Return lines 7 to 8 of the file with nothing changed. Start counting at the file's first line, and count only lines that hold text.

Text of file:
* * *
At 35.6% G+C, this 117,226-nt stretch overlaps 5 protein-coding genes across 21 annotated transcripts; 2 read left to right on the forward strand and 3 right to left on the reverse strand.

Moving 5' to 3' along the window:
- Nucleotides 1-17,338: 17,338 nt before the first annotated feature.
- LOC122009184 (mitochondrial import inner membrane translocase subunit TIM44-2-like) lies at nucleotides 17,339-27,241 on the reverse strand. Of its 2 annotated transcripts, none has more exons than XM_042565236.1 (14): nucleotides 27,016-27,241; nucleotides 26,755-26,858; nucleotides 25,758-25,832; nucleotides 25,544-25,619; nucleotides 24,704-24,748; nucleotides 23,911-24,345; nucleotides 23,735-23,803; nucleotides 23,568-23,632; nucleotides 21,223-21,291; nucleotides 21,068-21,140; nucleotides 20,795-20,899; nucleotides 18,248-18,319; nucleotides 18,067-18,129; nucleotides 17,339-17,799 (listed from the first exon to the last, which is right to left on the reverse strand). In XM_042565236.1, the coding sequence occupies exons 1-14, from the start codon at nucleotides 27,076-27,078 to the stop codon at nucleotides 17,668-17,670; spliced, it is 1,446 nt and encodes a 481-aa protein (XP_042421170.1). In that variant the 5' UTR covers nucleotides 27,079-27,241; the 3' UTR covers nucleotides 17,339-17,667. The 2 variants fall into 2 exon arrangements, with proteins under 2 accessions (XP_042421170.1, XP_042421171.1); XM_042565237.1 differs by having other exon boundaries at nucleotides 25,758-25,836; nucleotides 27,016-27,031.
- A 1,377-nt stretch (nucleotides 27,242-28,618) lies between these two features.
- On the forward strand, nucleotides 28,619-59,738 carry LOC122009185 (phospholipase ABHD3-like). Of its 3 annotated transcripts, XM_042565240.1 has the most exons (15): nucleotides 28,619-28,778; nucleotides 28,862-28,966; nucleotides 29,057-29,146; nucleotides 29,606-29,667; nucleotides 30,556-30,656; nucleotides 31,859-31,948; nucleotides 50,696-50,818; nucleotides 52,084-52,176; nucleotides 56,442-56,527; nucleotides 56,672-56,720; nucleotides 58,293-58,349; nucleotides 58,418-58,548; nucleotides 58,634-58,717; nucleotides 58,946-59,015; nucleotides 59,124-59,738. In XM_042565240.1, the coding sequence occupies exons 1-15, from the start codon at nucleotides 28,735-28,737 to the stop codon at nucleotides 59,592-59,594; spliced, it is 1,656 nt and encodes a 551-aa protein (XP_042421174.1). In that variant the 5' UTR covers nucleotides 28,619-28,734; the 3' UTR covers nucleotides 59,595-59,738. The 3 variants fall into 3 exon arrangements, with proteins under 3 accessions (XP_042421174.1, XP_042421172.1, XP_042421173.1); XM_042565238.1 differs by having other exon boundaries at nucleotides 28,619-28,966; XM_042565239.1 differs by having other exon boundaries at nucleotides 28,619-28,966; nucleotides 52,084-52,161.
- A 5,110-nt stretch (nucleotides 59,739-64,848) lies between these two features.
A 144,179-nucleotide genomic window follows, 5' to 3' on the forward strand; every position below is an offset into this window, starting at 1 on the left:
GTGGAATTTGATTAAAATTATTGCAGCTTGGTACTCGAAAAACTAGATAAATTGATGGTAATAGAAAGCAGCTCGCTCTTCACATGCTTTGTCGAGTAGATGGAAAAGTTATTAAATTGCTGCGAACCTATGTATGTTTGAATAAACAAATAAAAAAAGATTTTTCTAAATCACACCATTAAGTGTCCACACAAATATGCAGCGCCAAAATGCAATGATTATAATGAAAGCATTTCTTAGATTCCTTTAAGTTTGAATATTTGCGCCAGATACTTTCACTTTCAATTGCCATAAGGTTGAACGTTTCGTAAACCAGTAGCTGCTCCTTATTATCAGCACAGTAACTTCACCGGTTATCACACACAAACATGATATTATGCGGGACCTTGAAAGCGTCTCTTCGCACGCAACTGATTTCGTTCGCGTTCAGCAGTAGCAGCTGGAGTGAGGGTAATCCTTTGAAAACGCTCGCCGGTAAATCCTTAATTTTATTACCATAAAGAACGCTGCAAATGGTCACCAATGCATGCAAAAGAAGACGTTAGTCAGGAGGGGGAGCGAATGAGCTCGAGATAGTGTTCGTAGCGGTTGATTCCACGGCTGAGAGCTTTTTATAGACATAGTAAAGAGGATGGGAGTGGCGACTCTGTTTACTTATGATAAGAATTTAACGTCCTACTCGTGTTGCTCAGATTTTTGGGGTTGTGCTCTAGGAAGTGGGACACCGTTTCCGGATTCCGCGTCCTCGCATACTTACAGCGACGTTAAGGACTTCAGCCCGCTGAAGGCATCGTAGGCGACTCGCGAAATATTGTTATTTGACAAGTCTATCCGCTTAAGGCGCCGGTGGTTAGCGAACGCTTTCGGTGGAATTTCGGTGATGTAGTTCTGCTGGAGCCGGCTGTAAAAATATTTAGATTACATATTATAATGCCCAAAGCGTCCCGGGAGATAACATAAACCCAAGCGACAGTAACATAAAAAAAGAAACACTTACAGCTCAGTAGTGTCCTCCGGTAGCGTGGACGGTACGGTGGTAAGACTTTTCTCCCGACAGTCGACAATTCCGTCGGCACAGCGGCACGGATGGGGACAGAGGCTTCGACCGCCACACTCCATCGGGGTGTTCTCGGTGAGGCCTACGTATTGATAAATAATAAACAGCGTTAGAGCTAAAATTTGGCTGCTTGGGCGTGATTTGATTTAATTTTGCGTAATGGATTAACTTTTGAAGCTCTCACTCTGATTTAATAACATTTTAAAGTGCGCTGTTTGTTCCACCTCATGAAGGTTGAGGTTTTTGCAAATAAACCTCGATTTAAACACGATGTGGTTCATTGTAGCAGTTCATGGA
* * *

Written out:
- A 5,110-nt stretch (nucleotides 59,739-64,848) lies between these two features.
A 144,179-nucleotide genomic window follows, 5' to 3' on the forward strand; every position below is an offset into this window, starting at 1 on the left: